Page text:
Soccer-U.S. great Lloyd says she won't stray far from the sport in retirement
By Amy Tennery
NEW YORK (Reuters) - Twice World Cup winner Carli Lloyd will put on the United States jersey one last time on Tuesday but was adamant she would not be leaving the sport of soccer entirely.
With two Olympic golds and the fourth-highest total of international goals to her name, the 39-year-old forward will leave a big pair of boots to fill after playing her final game for the U.S. against South Korea in Minnesota.
But Lloyd, who announced her retirement in August after the U.S. picked up bronze at the Tokyo Games, said fans do not have to worry about her going far.
"I don't think that that love and that passion will just go away as soon as I hang up my boots playing," said Lloyd, who told reporters she consulted with former team mates on how to embrace retirement.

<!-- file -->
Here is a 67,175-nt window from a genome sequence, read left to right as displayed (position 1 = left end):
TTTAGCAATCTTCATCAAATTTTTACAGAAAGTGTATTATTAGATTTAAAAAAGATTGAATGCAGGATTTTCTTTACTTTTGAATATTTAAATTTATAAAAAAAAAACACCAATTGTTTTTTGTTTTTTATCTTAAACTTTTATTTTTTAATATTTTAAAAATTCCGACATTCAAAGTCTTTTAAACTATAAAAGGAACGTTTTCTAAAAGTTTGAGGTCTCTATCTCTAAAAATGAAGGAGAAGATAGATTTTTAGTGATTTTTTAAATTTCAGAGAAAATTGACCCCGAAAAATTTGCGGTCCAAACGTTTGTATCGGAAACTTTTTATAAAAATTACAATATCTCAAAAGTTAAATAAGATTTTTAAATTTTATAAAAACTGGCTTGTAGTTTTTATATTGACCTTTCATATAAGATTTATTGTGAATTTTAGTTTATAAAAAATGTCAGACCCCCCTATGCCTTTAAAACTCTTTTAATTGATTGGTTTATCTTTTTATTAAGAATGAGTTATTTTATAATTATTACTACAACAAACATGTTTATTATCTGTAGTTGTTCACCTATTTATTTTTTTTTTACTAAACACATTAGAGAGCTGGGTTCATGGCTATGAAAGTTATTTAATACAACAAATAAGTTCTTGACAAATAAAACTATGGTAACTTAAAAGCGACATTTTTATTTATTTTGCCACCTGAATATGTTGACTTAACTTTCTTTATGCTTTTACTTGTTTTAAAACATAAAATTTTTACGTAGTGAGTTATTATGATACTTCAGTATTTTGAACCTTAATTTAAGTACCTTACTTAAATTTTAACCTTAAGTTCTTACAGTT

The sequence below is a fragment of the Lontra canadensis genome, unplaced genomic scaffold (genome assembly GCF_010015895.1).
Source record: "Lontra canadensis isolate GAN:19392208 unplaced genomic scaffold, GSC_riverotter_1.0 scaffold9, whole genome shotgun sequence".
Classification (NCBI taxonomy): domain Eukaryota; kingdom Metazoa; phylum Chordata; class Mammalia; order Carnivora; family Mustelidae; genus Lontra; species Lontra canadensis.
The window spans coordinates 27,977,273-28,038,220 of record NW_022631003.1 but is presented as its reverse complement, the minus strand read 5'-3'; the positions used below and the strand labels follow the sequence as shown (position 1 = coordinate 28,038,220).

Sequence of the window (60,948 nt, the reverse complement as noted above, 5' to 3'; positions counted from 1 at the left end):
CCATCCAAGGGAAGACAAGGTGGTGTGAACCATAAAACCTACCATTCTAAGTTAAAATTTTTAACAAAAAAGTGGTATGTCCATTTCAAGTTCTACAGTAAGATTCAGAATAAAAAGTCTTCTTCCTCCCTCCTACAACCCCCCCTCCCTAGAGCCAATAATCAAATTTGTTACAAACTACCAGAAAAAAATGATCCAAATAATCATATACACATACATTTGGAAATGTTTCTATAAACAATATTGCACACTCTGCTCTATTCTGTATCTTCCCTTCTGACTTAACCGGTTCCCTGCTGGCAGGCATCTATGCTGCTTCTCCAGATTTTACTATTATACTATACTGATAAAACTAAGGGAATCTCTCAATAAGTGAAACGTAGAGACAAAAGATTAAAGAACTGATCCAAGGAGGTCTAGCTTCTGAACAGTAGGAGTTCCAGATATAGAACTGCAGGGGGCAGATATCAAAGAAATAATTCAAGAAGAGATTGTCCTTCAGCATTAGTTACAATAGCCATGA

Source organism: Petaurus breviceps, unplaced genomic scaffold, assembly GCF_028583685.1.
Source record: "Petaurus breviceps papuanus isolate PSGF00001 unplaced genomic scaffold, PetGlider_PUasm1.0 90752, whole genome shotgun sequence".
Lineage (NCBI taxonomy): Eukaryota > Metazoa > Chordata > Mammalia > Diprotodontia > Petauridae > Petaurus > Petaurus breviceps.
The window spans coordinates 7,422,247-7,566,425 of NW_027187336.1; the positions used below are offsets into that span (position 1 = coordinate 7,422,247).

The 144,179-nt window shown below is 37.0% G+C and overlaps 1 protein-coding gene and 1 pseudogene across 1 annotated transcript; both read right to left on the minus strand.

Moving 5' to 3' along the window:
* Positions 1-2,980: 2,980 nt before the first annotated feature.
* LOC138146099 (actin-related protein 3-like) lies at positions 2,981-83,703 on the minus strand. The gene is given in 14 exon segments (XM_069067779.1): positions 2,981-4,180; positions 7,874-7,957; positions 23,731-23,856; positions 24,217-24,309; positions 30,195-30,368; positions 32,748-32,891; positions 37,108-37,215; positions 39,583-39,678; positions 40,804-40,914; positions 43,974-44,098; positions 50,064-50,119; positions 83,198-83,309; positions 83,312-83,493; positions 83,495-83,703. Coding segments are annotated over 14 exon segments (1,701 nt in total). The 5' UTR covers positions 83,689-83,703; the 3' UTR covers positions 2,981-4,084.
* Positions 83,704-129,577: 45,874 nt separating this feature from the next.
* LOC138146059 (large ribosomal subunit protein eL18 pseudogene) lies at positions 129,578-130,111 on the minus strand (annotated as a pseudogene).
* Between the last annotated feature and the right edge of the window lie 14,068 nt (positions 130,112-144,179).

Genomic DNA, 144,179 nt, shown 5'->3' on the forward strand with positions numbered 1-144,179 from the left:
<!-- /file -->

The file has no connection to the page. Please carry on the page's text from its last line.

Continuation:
"I can't leave the game altogether. This is a goodbye on the field but this is not a goodbye for me in the soccer world. I want to continue to help grow the game."
The second-most capped player ever with 315 games, behind compatriot Kristine Lilly on 354, Lloyd famously scored a hat-trick in the first half of the 2015 World Cup final, helping her earn the first of two FIFA Player of the Year honours.
In a sport of punishing physicality, Lloyd at times seemed only to improve with age, scoring 98 of her 134 international goals after turning 30.
"I don't think that there's many who understand what it actually takes," said Lloyd. "It's very tiring to continue to prove people wrong and it's nice knowing that for 17 years I've just been on that mission to be the best that I can be."
Lloyd will finish the season with her National Women's Soccer League (NWSL) team Gotham FC before ending a professional club career that has spanned 12 years and six top-tier teams.
U.S. women's national team head coach Vlatko Andonovski, who took over two years ago, described Lloyd as a constant source of inspiration and said it was difficult to overstate her impact.
"If she was a male soccer player in Europe, we would have statues of Carli Lloyd," said Andonovski. "Streets would be named after her, complexes, stadiums, everything.
"That's how big she is."
(Reporting by Amy Tennery in New York; Editing by Ken Ferris)
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